32. Huisman, M, et al. 2011. ‘Cohort profile: The longitudinal aging study Amsterdam.’ International Journal of Epidemiology, 40: 868–876. DOI: https://doi.org/10.1093/ije/dyq219 

  33. Koehly, LM, et al. 2015. ‘Caregiving networks-using a network approach to identify missed opportunities.’ The Journals of Gerontology. Series B, Psychological Sciences and Social Sciences, 70(1): 143–54. DOI: https://doi.org/10.1093/geronb/gbu111 

  34. Koopmanschap, M, et al. 2010. ‘Determinants of health care expenditure in an aging society.’ Netspar Panel Papers, 22: 11–103. Retrieved from: https://www.netspar.nl/assets/uploads/PP_22_WEB.pdf. 

  35. Kromhout, M, Kornalijnslijper, N and De Klerk, M. 2018. Veranderde zorg en ondersteuning voor mensen met een beperking Landelijke evaluatie van de Hervorming Langdurige Zorg. SCP-publicatie 2018-17. Den Haag. ISBN 978 90 377 0875 2. 

  36. Li, L. 2005. ‘Longitudinal changes in the amount of informal care among publicly paid home care recipients.’ Gerontologist, 45(4): 465–473. DOI: https://doi.org/10.1093/geront/45.4.465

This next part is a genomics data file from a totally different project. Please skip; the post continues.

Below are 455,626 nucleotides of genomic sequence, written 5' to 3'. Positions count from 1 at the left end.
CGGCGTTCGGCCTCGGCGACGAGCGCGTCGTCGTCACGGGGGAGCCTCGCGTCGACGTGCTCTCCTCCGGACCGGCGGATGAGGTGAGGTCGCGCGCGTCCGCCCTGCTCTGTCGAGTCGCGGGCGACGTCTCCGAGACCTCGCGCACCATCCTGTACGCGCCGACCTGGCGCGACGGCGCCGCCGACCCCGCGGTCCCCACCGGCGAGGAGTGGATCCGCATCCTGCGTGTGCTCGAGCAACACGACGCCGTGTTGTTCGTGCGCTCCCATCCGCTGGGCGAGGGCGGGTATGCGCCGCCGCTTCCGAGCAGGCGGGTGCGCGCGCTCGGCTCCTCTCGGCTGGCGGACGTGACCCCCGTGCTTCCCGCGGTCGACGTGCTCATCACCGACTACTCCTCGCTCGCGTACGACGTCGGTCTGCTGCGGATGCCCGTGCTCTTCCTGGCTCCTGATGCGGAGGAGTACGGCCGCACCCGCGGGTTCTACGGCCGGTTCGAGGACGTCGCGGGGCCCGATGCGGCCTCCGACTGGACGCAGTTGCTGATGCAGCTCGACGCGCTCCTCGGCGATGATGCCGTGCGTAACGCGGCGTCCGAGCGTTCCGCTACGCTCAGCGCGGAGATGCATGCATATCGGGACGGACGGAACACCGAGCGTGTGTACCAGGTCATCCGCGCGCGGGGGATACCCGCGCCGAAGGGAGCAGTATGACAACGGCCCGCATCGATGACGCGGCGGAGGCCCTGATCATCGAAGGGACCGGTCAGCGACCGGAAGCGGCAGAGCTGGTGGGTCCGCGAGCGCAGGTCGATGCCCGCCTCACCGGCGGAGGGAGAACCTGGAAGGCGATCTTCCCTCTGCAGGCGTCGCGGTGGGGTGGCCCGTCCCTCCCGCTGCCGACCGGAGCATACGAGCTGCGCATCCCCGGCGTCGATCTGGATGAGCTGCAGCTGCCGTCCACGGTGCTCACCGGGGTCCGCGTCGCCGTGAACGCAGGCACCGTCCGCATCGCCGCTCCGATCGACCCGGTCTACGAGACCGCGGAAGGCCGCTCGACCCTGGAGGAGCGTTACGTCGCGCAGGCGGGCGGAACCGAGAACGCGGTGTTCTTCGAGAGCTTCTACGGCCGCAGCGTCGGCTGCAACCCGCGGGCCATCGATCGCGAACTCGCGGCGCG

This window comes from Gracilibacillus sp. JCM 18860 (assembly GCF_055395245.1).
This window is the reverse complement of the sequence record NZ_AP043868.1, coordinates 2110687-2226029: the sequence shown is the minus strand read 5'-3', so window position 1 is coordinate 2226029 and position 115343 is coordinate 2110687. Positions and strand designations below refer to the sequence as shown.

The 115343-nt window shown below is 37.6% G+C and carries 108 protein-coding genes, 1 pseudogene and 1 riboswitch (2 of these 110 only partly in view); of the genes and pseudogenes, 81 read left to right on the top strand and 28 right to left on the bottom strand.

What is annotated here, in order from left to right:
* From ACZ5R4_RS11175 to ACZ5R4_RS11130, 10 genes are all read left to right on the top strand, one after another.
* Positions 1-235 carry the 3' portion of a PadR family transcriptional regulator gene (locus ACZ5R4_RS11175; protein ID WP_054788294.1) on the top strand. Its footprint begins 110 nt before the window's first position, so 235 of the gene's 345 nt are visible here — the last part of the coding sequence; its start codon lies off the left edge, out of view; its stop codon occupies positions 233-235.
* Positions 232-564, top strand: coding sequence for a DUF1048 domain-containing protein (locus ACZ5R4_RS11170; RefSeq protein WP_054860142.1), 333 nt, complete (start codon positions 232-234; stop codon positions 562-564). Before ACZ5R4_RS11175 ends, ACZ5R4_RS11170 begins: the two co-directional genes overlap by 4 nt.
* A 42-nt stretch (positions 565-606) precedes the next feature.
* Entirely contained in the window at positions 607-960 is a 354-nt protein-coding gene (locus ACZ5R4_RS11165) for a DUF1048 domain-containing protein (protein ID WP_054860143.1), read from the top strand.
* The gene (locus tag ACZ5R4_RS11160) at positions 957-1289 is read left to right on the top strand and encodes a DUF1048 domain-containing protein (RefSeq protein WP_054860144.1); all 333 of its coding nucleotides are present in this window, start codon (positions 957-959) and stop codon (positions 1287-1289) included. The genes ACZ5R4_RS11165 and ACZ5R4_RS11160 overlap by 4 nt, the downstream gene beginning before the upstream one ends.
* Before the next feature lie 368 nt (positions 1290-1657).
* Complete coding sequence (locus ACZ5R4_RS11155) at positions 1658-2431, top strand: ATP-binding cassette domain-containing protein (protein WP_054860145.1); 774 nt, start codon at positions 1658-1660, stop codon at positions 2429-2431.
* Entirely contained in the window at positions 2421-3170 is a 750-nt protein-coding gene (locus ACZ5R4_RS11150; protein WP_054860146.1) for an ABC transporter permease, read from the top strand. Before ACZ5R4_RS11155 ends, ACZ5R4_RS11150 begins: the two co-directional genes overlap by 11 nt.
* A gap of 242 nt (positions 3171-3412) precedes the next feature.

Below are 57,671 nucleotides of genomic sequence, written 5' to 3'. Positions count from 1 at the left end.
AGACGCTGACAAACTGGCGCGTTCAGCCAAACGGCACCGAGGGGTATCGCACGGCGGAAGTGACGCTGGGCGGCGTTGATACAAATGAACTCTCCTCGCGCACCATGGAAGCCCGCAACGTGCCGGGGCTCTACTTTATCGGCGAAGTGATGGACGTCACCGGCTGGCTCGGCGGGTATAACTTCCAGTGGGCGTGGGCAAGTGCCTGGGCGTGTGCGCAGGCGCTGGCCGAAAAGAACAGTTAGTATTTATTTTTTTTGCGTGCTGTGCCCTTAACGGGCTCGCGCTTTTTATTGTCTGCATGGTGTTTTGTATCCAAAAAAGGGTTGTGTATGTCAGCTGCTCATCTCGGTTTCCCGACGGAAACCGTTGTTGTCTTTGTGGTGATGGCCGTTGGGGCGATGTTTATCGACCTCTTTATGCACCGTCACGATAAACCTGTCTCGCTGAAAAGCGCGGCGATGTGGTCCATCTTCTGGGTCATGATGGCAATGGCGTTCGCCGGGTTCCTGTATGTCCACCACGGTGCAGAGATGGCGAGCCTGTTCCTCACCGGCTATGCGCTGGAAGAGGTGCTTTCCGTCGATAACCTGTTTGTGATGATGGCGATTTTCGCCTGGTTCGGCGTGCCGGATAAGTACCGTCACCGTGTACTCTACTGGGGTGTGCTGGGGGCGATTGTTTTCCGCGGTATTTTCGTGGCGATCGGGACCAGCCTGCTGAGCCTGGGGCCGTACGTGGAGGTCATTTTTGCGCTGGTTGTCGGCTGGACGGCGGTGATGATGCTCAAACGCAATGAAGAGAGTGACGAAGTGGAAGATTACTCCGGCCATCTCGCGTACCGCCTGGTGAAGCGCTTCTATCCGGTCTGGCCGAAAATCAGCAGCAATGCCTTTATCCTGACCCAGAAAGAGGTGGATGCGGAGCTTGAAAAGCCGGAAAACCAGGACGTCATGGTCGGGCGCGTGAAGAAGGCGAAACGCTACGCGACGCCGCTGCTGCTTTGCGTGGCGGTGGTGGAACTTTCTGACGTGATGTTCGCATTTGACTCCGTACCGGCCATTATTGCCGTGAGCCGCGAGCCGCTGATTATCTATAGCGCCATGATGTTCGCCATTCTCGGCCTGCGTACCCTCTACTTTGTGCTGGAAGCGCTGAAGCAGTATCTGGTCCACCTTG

37. Litwin, H. 2004. ‘Social networks, ethnicity and public home-care utilisation.’ Ageing and Society, 24(6): 921–939. DOI: https://doi.org/10.1017/S0144686X04002491 

  38. Litwin, H and Attias-Donfut, C. 2009. ‘The inter-relationship between formal and informal care: A study in France and Israel.’ Ageing and Society, 29: 71–91. DOI: https://doi.org/10.1017/S0144686X08007666 

  39. McMaughan Moudouni, DK, et al. 2012. ‘The relationship between formal and informal care among adult Medicaid personal care services recipients.’ Health Services Research, 47(4): 1642–1659. DOI: https://doi.org/10.1111/j.1475-6773.2012.01381.x 

  40. Min, JW and Barrio, C. 2009. ‘Cultural values and caregiver preference for Mexican-American and non-Latino White elders.’ Journal of Cross-Cultural Gerontology, 24: 225–239. DOI: https://doi.org/10.1007/s10823-008-9088-0 

  41. Ministry of Health Welfare and Sports (Netherlands). 2007. The PCB in perspective [Het pgb in perspectief]. Retrieved from: https://zoek.officielebekendmakingen.nl/kst-26631-232.html. 

  42. Mudrazija, S, Thomeer, MB and Angel, JL. 2015. ‘Gender Differences in Institutional Long-Term Care Transitions.’ Women’s Health Issues, 25(5): 441–449. DOI: https://doi.org/10.1016/j.whi.2015.04.010 

  43. Non, M, et al. 2015. “Keuzeruimte in de langdurige zorg: Verandering in het Samenspel van Zorgpartijen en Cliënten”. CPB/SCP book. Retrieved from: https://www.cpb.nl/publicatie/keuzeruimte-in-de-langdurige-zorg.